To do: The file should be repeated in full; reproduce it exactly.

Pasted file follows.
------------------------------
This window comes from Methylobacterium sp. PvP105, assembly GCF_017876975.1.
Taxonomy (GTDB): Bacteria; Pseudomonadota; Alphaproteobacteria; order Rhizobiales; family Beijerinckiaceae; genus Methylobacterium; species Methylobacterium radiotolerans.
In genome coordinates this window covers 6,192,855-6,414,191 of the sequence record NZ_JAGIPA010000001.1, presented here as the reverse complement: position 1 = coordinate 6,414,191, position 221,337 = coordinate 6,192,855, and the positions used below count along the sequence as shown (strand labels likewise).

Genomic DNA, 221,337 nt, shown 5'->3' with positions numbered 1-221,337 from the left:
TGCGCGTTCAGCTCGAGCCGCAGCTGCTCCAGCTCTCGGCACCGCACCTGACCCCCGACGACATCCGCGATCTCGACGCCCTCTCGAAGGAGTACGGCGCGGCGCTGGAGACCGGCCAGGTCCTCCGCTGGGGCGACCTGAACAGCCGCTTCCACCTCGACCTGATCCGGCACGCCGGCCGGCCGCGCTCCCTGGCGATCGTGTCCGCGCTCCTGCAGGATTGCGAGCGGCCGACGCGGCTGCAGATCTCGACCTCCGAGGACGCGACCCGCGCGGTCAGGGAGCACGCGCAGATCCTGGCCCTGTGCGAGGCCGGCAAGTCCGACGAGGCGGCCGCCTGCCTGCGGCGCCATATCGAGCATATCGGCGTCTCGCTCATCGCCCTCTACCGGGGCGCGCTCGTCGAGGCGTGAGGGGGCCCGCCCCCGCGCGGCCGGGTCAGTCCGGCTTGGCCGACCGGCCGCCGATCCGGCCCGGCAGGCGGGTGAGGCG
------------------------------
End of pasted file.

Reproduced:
This window comes from Methylobacterium sp. PvP105, assembly GCF_017876975.1.
Taxonomy (GTDB): Bacteria; Pseudomonadota; Alphaproteobacteria; order Rhizobiales; family Beijerinckiaceae; genus Methylobacterium; species Methylobacterium radiotolerans.
In genome coordinates this window covers 6,192,855-6,414,191 of the sequence record NZ_JAGIPA010000001.1, presented here as the reverse complement: position 1 = coordinate 6,414,191, position 221,337 = coordinate 6,192,855, and the positions used below count along the sequence as shown (strand labels likewise).

Genomic DNA, 221,337 nt, shown 5'->3' with positions numbered 1-221,337 from the left:
TGCGCGTTCAGCTCGAGCCGCAGCTGCTCCAGCTCTCGGCACCGCACCTGACCCCCGACGACATCCGCGATCTCGACGCCCTCTCGAAGGAGTACGGCGCGGCGCTGGAGACCGGCCAGGTCCTCCGCTGGGGCGACCTGAACAGCCGCTTCCACCTCGACCTGATCCGGCACGCCGGCCGGCCGCGCTCCCTGGCGATCGTGTCCGCGCTCCTGCAGGATTGCGAGCGGCCGACGCGGCTGCAGATCTCGACCTCCGAGGACGCGACCCGCGCGGTCAGGGAGCACGCGCAGATCCTGGCCCTGTGCGAGGCCGGCAAGTCCGACGAGGCGGCCGCCTGCCTGCGGCGCCATATCGAGCATATCGGCGTCTCGCTCATCGCCCTCTACCGGGGCGCGCTCGTCGAGGCGTGAGGGGGCCCGCCCCCGCGCGGCCGGGTCAGTCCGGCTTGGCCGACCGGCCGCCGATCCGGCCCGGCAGGCGGGTGAGGCG